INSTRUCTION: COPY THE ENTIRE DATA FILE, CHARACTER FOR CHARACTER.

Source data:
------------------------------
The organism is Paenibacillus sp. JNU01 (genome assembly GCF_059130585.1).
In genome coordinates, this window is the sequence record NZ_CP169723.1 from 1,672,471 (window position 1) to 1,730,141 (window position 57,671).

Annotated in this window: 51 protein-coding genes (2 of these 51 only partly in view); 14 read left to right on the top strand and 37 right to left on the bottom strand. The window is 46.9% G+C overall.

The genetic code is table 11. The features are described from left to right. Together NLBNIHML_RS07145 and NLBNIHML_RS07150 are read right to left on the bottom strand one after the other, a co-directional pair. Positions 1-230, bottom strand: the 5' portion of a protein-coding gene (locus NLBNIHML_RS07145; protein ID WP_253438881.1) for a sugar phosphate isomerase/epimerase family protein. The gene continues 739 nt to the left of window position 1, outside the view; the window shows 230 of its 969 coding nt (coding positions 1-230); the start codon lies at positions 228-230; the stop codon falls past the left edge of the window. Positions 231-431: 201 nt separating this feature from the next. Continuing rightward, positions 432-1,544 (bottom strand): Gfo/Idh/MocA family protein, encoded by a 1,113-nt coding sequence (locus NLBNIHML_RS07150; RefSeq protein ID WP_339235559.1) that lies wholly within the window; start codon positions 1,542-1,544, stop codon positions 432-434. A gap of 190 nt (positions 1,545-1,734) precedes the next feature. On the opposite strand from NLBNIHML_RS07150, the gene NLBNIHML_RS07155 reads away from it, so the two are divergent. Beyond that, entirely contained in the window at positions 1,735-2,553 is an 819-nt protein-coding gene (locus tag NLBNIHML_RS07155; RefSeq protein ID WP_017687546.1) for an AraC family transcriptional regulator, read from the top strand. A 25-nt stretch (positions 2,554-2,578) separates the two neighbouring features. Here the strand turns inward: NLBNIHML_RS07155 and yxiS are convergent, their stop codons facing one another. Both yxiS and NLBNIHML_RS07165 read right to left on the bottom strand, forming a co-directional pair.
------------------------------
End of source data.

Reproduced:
The organism is Paenibacillus sp. JNU01 (genome assembly GCF_059130585.1).
In genome coordinates, this window is the sequence record NZ_CP169723.1 from 1,672,471 (window position 1) to 1,730,141 (window position 57,671).

Annotated in this window: 51 protein-coding genes (2 of these 51 only partly in view); 14 read left to right on the top strand and 37 right to left on the bottom strand. The window is 46.9% G+C overall.

The genetic code is table 11. The features are described from left to right. Together NLBNIHML_RS07145 and NLBNIHML_RS07150 are read right to left on the bottom strand one after the other, a co-directional pair. Positions 1-230, bottom strand: the 5' portion of a protein-coding gene (locus NLBNIHML_RS07145; protein ID WP_253438881.1) for a sugar phosphate isomerase/epimerase family protein. The gene continues 739 nt to the left of window position 1, outside the view; the window shows 230 of its 969 coding nt (coding positions 1-230); the start codon lies at positions 228-230; the stop codon falls past the left edge of the window. Positions 231-431: 201 nt separating this feature from the next. Continuing rightward, positions 432-1,544 (bottom strand): Gfo/Idh/MocA family protein, encoded by a 1,113-nt coding sequence (locus NLBNIHML_RS07150; RefSeq protein ID WP_339235559.1) that lies wholly within the window; start codon positions 1,542-1,544, stop codon positions 432-434. A gap of 190 nt (positions 1,545-1,734) precedes the next feature. On the opposite strand from NLBNIHML_RS07150, the gene NLBNIHML_RS07155 reads away from it, so the two are divergent. Beyond that, entirely contained in the window at positions 1,735-2,553 is an 819-nt protein-coding gene (locus tag NLBNIHML_RS07155; RefSeq protein ID WP_017687546.1) for an AraC family transcriptional regulator, read from the top strand. A 25-nt stretch (positions 2,554-2,578) separates the two neighbouring features. Here the strand turns inward: NLBNIHML_RS07155 and yxiS are convergent, their stop codons facing one another. Both yxiS and NLBNIHML_RS07165 read right to left on the bottom strand, forming a co-directional pair.